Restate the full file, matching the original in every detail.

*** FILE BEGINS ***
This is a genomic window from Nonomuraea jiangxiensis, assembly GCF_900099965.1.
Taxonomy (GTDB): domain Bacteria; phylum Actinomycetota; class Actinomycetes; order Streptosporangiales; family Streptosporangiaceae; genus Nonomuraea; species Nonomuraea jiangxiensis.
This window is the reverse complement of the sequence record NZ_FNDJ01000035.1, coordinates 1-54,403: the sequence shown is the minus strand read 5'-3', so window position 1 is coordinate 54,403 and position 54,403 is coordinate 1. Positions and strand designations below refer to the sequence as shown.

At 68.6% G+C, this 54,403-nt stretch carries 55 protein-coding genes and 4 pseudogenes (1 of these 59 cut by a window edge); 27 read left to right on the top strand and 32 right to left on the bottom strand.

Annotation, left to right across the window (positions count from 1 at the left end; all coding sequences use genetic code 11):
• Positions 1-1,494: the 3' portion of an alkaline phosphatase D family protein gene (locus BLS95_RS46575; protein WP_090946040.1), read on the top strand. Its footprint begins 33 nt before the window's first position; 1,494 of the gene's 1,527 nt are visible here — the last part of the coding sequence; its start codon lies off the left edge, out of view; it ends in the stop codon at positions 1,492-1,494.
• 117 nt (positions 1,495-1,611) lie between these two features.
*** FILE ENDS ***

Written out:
This is a genomic window from Nonomuraea jiangxiensis, assembly GCF_900099965.1.
Taxonomy (GTDB): domain Bacteria; phylum Actinomycetota; class Actinomycetes; order Streptosporangiales; family Streptosporangiaceae; genus Nonomuraea; species Nonomuraea jiangxiensis.
This window is the reverse complement of the sequence record NZ_FNDJ01000035.1, coordinates 1-54,403: the sequence shown is the minus strand read 5'-3', so window position 1 is coordinate 54,403 and position 54,403 is coordinate 1. Positions and strand designations below refer to the sequence as shown.

At 68.6% G+C, this 54,403-nt stretch carries 55 protein-coding genes and 4 pseudogenes (1 of these 59 cut by a window edge); 27 read left to right on the top strand and 32 right to left on the bottom strand.

Annotation, left to right across the window (positions count from 1 at the left end; all coding sequences use genetic code 11):
• Positions 1-1,494: the 3' portion of an alkaline phosphatase D family protein gene (locus BLS95_RS46575; protein WP_090946040.1), read on the top strand. Its footprint begins 33 nt before the window's first position; 1,494 of the gene's 1,527 nt are visible here — the last part of the coding sequence; its start codon lies off the left edge, out of view; it ends in the stop codon at positions 1,492-1,494.
• 117 nt (positions 1,495-1,611) lie between these two features.